Being strategic isn't quite the same as being on target, however, and the balance of Giving Done Right is a broad-brush effort to tease out the key ingredients of effective philanthropy. For instance, not only do givers need to up their game with respect to understanding the problem they hope to solve, they also need to deepen their understanding of the communities and nonprofits actually doing the work. It's also important to avoid re-inventing the wheel. Chances are you're not the first to want to solve an intractable problem; effective philanthropy means building on what others have learned, supporting their efforts when they work, and collaborating to find new paths when they don't. And it's essential to find the right fit. Not every family needs its own foundation; for some a checkbook at the kitchen table will do just fine, for others it's a giving circle, a community foundation, a donor-advised fund, an LLC, or a programmatically focused, professionally staffed foundation. The key is understanding which vehicle works best with your goals.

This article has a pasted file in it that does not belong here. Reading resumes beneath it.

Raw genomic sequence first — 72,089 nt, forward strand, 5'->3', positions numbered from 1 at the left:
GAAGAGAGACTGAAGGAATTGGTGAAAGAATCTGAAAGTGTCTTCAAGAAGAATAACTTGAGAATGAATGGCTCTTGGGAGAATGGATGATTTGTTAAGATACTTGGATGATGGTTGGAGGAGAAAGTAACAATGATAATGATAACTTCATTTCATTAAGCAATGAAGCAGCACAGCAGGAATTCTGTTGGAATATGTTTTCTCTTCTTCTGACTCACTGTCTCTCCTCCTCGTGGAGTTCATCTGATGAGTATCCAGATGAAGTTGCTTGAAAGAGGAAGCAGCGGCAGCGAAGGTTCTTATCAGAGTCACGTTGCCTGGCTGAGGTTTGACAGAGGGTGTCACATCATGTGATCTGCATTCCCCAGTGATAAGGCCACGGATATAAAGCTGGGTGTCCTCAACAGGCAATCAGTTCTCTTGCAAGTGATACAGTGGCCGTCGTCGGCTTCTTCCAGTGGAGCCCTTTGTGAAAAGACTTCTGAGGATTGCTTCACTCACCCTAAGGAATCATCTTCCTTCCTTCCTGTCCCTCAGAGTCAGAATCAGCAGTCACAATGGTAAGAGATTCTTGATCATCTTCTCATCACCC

Buchanan also has a few dragons to slay, and Giving Done Right starts and ends with an exhortation for givers of all sizes to ignore the misguided lessons embraced by a new generation of wealthy donors. First and foremost is the assumption that nonprofits would be more effective if they were run like for-profit businesses. No one likes bloat or ineffectiveness, but as Buchanan notes, most nonprofits are bare-bones operations that rather miraculously squeeze water from the proverbial stone day in and day out. What's more, most for-profit businesses aren't as efficient as they'd have us believe, relying on a solitary metric — quarterly profit — to measure their success. In addition, Buchanan scolds those who see nonprofits' reliance on philanthropy as "dependency." Without philanthropic support, he writes, tongue firmly in cheek, how would a children's charity keep the lights on, by putting the kids to work? And in any case, he reminds us, the nonprofit sector overall generates nearly $1.7 trillion in annual revenue ($1 in every $10 of U.S. GDP), with 70 percent of that derived from fees and services.